In the UK alone we have lost up to 97% of our native wildflower meadows since the 1930’s. Bees, in particular, have been hit hard with this loss, whilst also being put under attack by pesticides, monoculture and intensive farming, including the loss of hedgerows as vital wildlife corridors.
You’ll be surprised by how many crop plants require bees in order to be pollinated, 75% in fact, subsequently putting our food systems under threat. The ones most commonly found in our kitchens include Onion, Broccoli, Cauliflower, Kiwifruit, Brussels Sprouts, Coriander, Cucumber, Lemon, Carrot, *berries, Apple, Avocado, Cocoa (that’s Chocolate!), Tomato – plus many, many more!
There are many organisations jumping on the bandwagon to help save bees and the wildlife that supports them, one of them is Friends of the Earth with their “Bee Cause” Campaign. I made a donation to the cause and received an amazing “Bee Saver Kit”, which was packed with everything I needed to create a bee-friendly meadow in my garden. The pack included a Bee Guide, British wildflower seeds, a Bee ID chart and a garden planner to help you create the perfect haven all year round.
Another way of helping bees is to get your own seeds and sew them in your garden or like me, in recycled wooden troughs as I only have a yard. I came across Meadow in My Garden via a Pinterest post and love their site and their offering, especially this line…
“Whilst a large corner of a garden can be great for floral meadow planting, a pocket handkerchief can be just as good for a wildlife friendly mini-meadow, and even window boxes or planters can make a difference.”
…which means there’s no excuse, no matter how big or how small space you have. For me, it’s likely to be the “Urban Seedball Mix” or the pack, especially for planters. I also suffer from quite a bit of shade due to my garden area being to the rear of the house only catching the afternoon sun, whilst being blocked by large walls and other buildings. So the other seed option for me would be the problems solvers “Shaded Area” mix. I can sew these now too (Autumn) whilst my ‘planters mix’ will have to wait until Spring.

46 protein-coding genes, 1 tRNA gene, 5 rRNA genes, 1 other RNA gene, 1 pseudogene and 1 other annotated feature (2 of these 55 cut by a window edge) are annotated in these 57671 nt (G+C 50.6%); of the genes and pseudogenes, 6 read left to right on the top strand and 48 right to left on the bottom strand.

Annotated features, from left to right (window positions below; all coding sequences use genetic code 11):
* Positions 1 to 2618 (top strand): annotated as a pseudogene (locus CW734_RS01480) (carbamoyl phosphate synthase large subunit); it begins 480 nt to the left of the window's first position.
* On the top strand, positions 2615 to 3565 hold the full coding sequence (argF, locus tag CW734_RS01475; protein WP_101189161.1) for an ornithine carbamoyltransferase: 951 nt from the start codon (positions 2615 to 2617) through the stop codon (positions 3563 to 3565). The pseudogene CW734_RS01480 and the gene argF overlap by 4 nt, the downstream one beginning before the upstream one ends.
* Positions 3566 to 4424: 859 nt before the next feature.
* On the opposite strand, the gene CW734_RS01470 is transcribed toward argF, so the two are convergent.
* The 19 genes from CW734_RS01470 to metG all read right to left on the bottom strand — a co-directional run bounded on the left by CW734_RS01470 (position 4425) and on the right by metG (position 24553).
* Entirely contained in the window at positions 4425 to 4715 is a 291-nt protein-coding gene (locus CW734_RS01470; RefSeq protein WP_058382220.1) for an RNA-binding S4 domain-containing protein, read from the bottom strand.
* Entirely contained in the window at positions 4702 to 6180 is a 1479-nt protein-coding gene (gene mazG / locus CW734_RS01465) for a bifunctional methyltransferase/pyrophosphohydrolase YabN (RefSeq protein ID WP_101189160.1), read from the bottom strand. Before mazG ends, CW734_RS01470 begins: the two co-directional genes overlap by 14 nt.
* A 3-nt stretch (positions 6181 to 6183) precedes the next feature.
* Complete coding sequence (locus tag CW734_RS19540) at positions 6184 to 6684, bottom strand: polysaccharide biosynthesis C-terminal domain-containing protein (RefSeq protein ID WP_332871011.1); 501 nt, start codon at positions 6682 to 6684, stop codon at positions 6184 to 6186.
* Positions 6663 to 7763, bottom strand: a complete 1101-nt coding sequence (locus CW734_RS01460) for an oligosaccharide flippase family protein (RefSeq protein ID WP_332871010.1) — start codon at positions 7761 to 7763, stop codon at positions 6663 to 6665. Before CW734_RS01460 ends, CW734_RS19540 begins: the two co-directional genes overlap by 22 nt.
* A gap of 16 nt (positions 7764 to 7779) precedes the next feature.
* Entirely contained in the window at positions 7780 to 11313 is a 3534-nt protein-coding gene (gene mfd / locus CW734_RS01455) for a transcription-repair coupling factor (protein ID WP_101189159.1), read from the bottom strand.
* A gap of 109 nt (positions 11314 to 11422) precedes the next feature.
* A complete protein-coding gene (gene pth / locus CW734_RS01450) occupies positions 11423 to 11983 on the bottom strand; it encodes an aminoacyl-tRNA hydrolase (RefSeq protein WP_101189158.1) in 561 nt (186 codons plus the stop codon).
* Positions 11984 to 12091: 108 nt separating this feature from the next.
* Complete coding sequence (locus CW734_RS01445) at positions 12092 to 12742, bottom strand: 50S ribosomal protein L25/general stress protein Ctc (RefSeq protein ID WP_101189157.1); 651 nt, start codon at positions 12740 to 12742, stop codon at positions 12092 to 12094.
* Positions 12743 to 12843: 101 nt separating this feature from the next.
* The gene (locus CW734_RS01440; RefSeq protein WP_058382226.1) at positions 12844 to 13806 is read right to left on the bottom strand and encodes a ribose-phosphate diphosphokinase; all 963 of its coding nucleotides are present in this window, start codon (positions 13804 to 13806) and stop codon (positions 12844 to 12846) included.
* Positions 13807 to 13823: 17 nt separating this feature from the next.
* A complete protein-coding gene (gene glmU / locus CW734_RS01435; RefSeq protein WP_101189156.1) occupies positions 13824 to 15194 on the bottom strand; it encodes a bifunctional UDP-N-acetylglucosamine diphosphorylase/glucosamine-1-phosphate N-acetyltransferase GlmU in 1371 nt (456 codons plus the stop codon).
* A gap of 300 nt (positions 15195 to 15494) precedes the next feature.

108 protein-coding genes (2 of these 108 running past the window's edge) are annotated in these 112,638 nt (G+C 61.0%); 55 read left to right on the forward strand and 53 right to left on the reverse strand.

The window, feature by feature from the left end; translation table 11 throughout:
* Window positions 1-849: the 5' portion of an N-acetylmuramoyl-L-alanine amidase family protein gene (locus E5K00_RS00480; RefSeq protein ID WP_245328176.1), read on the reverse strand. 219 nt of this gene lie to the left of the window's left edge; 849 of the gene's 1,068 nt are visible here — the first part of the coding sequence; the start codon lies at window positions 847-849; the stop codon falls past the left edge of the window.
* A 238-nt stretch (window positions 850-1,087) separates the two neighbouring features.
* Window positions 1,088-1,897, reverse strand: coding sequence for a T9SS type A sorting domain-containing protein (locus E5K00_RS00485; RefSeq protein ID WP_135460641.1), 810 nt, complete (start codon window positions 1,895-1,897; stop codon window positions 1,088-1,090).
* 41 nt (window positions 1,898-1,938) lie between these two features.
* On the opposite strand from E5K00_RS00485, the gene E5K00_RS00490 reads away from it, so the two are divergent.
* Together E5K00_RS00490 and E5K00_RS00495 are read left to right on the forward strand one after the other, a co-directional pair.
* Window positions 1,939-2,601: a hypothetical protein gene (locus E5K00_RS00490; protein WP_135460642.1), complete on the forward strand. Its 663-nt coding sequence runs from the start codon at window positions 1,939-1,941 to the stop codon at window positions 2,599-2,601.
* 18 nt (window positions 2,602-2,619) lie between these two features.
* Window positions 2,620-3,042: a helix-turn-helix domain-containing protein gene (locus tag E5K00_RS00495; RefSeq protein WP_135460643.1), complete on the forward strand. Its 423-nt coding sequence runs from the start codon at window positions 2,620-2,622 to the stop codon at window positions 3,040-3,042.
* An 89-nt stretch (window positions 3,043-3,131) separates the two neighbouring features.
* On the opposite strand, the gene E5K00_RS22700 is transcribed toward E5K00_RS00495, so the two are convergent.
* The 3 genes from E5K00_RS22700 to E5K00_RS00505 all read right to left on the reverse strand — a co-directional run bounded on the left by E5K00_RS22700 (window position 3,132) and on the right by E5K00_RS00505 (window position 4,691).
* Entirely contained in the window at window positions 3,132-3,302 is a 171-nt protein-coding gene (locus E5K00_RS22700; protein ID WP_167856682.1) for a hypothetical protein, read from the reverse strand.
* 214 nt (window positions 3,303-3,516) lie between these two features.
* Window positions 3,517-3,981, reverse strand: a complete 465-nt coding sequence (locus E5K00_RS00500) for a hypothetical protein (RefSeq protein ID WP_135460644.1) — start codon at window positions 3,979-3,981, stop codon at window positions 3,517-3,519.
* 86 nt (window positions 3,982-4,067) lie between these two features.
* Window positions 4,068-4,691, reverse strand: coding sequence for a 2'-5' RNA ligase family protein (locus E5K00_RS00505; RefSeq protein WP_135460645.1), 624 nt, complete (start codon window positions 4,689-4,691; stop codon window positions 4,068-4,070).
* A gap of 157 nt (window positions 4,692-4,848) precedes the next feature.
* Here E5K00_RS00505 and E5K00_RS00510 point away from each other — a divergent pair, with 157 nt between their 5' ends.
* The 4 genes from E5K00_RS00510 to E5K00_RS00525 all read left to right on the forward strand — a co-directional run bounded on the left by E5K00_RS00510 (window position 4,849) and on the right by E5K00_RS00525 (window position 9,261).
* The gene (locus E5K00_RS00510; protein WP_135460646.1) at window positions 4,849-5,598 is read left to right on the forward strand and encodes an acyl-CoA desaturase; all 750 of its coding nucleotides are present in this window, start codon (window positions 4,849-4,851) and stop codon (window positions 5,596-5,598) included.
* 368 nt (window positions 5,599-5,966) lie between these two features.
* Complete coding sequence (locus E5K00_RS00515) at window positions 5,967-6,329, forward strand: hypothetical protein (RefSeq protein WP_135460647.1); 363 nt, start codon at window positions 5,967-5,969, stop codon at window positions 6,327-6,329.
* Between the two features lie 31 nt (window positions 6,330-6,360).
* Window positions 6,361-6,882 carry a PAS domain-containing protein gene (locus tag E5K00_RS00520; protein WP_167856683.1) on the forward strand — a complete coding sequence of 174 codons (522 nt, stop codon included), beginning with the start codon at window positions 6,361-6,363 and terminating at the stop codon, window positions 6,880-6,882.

Another company called “Simple Sowing” have an easy way to sow your seeds by creating convenient wildflower ‘seed mats’. Made from biodegradable paper, each seed is spaced at the optimum distance for perfect germination and growing. The seed carpet can be cut to fit any size and simple to lay down.
You can also go on mini training courses with various organisations to help you be wildlife savvy with your garden. The Wildlife Trusts host a wide range of course for free for members of the public so check out your local trust and see if they have some wildlife gardening or seed sowing sessions that you can attend. You can also check out Roots, Shoots and Leaves for their gardening workshops.
Creating a haven of flowering plants throughout the year won’t just be fantastic to look at and great for bees, but beneficial to many other bugs and creepy crawlies, which will then attract bigger wildlife like birds and hedgehogs. Soon enough your garden will be thriving and the envy of your neighbours – even if it is a dainty window box or a pocket handkerchief.